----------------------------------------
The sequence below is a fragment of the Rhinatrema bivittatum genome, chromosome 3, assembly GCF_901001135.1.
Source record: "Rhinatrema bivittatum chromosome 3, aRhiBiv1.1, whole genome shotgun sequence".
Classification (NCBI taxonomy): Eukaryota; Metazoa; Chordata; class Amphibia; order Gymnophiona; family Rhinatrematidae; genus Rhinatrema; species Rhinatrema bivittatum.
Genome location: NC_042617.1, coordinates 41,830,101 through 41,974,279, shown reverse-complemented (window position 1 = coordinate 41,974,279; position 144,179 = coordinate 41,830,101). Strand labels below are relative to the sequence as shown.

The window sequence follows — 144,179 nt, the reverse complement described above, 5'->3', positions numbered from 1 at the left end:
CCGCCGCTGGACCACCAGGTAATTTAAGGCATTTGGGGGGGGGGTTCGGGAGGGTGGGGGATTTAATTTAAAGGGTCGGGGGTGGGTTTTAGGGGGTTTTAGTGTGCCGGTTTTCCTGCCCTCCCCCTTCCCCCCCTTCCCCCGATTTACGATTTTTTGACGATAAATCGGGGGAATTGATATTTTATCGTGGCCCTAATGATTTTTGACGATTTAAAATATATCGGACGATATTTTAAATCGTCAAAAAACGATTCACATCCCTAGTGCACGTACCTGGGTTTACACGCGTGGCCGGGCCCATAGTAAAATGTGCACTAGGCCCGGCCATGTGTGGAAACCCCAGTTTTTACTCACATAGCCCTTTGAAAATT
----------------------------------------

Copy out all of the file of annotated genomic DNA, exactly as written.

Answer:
The sequence below is a fragment of the Rhinatrema bivittatum genome, chromosome 3, assembly GCF_901001135.1.
Source record: "Rhinatrema bivittatum chromosome 3, aRhiBiv1.1, whole genome shotgun sequence".
Classification (NCBI taxonomy): Eukaryota; Metazoa; Chordata; class Amphibia; order Gymnophiona; family Rhinatrematidae; genus Rhinatrema; species Rhinatrema bivittatum.
Genome location: NC_042617.1, coordinates 41,830,101 through 41,974,279, shown reverse-complemented (window position 1 = coordinate 41,974,279; position 144,179 = coordinate 41,830,101). Strand labels below are relative to the sequence as shown.

The window sequence follows — 144,179 nt, the reverse complement described above, 5'->3', positions numbered from 1 at the left end:
CCGCCGCTGGACCACCAGGTAATTTAAGGCATTTGGGGGGGGGGTTCGGGAGGGTGGGGGATTTAATTTAAAGGGTCGGGGGTGGGTTTTAGGGGGTTTTAGTGTGCCGGTTTTCCTGCCCTCCCCCTTCCCCCCCTTCCCCCGATTTACGATTTTTTGACGATAAATCGGGGGAATTGATATTTTATCGTGGCCCTAATGATTTTTGACGATTTAAAATATATCGGACGATATTTTAAATCGTCAAAAAACGATTCACATCCCTAGTGCACGTACCTGGGTTTACACGCGTGGCCGGGCCCATAGTAAAATGTGCACTAGGCCCGGCCATGTGTGGAAACCCCAGTTTTTACTCACATAGCCCTTTGAAAATT